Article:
Hellas Verona has released an official statement on their website, which reprimands fans who made anti-southern discriminatory chants towards Napoli players and supporters.
“Hellas Verona FC, with regard to some of the incidents in the Napoli game, regret that they unjustly hurt the image of a whole city, a cultural heritage which welcomes millions of tourists and a club which has always fought in favor of healthy supporting and fair play in sport.”
“If these behaviors, from which we disassociate ourselves, re-occur in the next home game with Crotone, even more drastic measures are being threatened such as the closure of certain sections of the Bentegodi.”
The statement, however, goes on to say that a disciplinary action such as closing the supporters’ section (a common punishment for offensive chants like this) would “not only damage the club but the team, who would be deprived of a fundamental element of their own support.”
“Therefore the club – while hoping that those responsible for observing the games and, by extension, the Giustizia Sportiva will always act in fairness with their judgements, considering just as firmly the serious insults and defamatory expressions pertaining to our city, our fans and our players – invites our supporters to keep up their warm backing of the team, which makes them unique in the football landscape.”
While the club’s statement does distance itself from the actions of their fans, it pulls a 180-degree turn, where it says that “more drastic measures” would “damage the club” without their supporters. The club says it regrets the actions, while also asking for the enforcers to be fair and consider the effect on the club.
Is this not missing the point of the punishment? Is this not missing the point that the club’s supporters, who the club cite as important, fundamental and unique, did something wrong? Why would Verona turn around to the authorities while not strongly condemning the actions taken by their supporters?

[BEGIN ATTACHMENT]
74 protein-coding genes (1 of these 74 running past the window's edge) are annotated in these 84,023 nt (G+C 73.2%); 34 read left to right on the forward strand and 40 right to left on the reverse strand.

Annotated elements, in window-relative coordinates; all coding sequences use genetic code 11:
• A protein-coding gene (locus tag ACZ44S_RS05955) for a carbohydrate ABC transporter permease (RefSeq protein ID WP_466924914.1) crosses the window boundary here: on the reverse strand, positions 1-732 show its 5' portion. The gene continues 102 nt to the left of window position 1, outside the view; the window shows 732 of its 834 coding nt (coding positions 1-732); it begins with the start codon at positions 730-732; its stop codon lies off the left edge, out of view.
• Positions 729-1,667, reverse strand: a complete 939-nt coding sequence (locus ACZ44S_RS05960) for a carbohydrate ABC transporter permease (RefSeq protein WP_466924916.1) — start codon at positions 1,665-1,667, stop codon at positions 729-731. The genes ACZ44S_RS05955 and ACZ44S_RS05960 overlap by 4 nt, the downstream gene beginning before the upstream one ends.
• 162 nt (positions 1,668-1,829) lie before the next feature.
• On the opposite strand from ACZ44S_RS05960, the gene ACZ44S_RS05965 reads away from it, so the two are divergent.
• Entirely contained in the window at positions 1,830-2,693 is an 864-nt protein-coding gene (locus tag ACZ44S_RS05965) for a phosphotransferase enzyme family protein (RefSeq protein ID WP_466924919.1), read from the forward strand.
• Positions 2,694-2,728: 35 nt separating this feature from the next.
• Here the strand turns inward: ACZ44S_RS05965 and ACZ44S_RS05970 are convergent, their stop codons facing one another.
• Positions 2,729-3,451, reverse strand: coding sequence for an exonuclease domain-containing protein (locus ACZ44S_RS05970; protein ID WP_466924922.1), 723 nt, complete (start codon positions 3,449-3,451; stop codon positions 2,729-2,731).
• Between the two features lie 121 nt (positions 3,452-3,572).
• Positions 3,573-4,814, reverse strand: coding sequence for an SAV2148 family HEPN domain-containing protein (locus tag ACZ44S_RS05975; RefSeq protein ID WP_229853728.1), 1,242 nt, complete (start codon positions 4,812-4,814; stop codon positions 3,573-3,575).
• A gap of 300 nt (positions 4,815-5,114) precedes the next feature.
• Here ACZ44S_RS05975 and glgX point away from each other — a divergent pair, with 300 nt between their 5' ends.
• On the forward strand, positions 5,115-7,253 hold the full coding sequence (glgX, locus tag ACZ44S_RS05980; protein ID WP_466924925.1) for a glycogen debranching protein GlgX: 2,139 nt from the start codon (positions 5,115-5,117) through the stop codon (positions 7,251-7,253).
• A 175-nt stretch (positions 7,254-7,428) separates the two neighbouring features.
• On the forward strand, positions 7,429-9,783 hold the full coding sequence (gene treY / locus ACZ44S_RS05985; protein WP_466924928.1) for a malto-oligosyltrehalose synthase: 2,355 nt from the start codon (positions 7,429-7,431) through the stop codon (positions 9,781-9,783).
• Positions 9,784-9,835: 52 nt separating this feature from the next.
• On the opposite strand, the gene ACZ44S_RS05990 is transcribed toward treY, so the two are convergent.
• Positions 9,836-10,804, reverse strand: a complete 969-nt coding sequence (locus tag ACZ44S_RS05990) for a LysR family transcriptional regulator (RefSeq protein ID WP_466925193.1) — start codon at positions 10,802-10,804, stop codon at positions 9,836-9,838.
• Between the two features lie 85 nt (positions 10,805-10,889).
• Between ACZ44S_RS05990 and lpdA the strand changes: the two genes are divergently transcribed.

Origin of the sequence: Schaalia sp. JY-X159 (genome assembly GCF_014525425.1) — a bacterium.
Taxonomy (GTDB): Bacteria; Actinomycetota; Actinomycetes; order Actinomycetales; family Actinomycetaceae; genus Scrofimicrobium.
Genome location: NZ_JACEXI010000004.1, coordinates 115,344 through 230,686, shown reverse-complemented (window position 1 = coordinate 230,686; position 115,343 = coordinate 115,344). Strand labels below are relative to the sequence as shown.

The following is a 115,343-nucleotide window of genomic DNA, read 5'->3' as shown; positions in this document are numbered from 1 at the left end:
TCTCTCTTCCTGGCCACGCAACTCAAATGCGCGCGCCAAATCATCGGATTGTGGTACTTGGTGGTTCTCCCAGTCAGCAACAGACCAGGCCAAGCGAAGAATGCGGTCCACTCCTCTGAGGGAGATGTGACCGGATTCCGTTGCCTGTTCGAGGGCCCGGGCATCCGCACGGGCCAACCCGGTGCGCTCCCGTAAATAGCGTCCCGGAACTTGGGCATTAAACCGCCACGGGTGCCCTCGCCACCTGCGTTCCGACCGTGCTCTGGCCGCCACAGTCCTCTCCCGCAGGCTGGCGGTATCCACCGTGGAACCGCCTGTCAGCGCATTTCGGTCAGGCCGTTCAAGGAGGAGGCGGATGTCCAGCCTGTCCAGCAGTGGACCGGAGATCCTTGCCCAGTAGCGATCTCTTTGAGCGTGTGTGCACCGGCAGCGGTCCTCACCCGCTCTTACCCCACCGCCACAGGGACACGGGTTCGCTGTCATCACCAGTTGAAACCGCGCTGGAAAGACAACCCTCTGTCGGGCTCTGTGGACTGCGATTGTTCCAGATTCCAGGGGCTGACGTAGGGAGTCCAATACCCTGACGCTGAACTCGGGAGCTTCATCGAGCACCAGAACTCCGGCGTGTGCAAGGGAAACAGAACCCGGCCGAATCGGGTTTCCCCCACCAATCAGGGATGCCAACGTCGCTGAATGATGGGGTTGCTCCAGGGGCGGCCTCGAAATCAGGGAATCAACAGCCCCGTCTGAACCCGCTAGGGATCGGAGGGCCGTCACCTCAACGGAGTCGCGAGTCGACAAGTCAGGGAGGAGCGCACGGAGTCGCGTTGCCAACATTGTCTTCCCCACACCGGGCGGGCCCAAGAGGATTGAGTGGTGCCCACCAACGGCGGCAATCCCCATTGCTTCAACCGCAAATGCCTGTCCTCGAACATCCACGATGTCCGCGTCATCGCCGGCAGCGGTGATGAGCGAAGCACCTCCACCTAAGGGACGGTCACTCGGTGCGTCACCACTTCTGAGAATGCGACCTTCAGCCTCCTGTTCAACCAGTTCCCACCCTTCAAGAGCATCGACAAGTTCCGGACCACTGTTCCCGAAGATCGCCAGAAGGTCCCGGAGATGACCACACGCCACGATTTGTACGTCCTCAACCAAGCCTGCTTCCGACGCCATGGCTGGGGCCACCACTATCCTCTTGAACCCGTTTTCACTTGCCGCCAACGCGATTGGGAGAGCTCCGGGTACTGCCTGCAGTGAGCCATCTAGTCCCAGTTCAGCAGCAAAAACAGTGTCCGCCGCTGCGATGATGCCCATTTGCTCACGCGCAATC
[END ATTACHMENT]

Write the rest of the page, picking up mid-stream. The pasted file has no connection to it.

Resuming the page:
These cases of discriminatory chants and behavior by fans are nothing new, as unfortunate as that is. Sulley Muntari walked off the pitch after being racially abused by Cagliari fans. I have, in person, seen people make monkey noises at Mario Balotelli. Hellas Verona is not new to this, either, as some of their fans earlier in the summer held up nazi-related signs and chanted about Hitler.
If these cases are nothing new, and even though we have somehow been desensitized to a portion of fans acting in a way that is despicable, why have the punishments and the statements not ramped up to take a stand?
In essence, why do these things still occur? I would say because of reactions like the one Verona just had.
Their statement is not strongly worded. It barely takes a stand against the anti-southern chants directed at Lorenzo Insigne. Words have meaning, and if the club were to come out and say “these actions were disgusting and we will kick out anyone and everyone who takes these actions in the future and ban them from the stadium,” that would have an impact. Saying that you “distance” yourself is not the same as shooting the behavior down. In addition, calling on authorities to be fair more so than you call on your own supporters not to do something begs the question of if one really thinks this is important. The authorities are enforcing the rules of the game, and punishing the team for the bad behavior of the fans, who have done things like this before. They are not the ones in the wrong.